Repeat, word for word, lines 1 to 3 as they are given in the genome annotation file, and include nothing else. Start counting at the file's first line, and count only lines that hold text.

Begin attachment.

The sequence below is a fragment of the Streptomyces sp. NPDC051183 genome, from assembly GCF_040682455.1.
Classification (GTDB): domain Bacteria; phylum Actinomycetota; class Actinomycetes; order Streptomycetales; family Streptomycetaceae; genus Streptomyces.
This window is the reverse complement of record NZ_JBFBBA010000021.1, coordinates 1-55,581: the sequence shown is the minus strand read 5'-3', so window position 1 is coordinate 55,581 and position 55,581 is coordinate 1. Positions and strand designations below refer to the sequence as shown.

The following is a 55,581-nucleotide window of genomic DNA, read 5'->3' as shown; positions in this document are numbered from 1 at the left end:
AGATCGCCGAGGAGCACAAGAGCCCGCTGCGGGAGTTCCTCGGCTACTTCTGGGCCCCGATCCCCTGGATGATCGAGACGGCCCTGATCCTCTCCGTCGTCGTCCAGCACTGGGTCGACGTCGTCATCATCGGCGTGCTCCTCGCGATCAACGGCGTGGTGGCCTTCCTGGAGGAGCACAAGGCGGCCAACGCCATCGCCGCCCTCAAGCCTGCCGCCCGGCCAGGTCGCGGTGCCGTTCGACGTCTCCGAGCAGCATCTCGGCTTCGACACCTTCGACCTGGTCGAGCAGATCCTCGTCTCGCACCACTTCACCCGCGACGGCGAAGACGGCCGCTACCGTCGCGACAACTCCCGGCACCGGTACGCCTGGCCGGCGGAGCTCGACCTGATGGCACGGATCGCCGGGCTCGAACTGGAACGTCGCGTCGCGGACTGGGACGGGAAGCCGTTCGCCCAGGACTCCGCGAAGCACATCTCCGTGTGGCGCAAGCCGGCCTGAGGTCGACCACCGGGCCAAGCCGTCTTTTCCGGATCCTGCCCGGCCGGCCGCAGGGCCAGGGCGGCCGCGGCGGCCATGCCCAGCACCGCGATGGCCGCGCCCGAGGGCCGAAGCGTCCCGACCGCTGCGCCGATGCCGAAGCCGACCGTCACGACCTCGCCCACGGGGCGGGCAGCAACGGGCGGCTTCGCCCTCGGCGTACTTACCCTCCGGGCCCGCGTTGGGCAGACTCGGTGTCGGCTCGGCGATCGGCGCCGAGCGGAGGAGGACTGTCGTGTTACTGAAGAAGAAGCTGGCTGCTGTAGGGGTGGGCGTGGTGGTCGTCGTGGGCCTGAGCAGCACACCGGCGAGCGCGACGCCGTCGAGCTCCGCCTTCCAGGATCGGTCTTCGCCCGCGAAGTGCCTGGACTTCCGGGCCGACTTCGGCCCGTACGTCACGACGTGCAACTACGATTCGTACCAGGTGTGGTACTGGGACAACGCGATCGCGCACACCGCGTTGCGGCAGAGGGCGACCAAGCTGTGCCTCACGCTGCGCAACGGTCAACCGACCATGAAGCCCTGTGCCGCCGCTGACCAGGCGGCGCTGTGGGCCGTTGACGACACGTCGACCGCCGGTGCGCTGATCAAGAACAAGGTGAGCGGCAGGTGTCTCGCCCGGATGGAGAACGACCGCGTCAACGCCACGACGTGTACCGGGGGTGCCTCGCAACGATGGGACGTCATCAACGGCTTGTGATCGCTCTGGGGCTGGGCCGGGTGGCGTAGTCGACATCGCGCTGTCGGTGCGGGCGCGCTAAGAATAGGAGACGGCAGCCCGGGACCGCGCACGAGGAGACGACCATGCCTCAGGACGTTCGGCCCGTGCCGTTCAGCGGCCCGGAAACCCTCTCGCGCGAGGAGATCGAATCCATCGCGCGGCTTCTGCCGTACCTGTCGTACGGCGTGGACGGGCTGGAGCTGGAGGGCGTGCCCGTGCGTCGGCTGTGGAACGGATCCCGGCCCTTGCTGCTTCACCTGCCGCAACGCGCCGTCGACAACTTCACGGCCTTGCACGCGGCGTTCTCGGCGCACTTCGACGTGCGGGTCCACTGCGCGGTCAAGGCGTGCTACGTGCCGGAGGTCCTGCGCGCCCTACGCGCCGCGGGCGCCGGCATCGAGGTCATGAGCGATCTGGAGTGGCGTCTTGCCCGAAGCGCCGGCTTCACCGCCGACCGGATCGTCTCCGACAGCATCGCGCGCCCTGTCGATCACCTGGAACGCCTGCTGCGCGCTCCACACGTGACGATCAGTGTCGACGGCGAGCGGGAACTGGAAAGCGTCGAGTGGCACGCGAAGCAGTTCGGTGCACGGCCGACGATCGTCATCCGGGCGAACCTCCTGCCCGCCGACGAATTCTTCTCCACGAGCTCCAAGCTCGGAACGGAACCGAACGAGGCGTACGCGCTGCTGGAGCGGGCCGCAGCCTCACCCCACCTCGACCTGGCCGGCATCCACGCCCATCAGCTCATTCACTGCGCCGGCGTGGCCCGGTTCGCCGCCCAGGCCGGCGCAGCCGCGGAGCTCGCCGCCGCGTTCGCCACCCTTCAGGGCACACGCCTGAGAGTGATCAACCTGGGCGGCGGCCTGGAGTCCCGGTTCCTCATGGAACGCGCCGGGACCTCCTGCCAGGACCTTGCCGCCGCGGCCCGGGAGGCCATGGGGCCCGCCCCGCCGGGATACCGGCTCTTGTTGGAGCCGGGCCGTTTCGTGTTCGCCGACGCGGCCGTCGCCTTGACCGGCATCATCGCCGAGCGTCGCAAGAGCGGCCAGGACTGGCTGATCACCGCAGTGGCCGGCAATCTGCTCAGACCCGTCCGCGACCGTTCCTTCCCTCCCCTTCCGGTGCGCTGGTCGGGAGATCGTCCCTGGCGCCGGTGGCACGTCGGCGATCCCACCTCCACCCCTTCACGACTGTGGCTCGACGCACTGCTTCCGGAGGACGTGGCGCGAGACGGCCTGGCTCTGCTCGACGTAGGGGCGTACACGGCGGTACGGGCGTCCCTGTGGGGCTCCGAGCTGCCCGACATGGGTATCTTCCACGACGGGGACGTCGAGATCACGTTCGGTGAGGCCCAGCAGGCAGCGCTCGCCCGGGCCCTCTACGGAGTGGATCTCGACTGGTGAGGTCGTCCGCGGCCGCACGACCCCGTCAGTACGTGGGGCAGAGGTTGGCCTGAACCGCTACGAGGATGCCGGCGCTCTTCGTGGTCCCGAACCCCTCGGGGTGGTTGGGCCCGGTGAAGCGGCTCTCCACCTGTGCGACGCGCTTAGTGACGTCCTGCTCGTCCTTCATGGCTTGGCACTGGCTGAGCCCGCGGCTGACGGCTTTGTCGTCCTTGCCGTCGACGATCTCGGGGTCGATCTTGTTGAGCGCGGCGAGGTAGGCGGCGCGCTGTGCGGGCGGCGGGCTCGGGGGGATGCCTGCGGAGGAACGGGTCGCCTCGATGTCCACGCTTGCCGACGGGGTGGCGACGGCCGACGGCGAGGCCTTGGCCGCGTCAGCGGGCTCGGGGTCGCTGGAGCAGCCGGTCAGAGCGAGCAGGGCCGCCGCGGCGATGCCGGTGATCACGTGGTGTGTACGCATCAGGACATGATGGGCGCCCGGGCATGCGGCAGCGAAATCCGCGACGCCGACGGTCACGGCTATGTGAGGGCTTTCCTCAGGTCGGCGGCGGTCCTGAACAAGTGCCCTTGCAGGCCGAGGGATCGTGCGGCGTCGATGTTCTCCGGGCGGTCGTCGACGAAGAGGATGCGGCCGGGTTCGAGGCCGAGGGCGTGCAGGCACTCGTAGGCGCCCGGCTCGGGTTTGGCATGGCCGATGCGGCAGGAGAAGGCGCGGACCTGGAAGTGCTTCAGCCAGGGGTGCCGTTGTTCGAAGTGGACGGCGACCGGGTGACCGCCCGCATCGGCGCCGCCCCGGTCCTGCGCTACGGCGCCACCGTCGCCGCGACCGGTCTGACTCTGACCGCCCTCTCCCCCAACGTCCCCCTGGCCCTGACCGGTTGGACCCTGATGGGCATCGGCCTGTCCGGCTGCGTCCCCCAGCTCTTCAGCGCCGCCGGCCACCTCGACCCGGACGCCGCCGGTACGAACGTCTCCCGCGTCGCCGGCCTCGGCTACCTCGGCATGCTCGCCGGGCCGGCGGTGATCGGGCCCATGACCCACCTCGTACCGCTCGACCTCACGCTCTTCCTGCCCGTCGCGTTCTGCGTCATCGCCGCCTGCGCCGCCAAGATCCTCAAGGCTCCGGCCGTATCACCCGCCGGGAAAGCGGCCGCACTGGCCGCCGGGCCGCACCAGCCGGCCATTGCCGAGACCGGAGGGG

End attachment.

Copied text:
The sequence below is a fragment of the Streptomyces sp. NPDC051183 genome, from assembly GCF_040682455.1.
Classification (GTDB): domain Bacteria; phylum Actinomycetota; class Actinomycetes; order Streptomycetales; family Streptomycetaceae; genus Streptomyces.
This window is the reverse complement of record NZ_JBFBBA010000021.1, coordinates 1-55,581: the sequence shown is the minus strand read 5'-3', so window position 1 is coordinate 55,581 and position 55,581 is coordinate 1. Positions and strand designations below refer to the sequence as shown.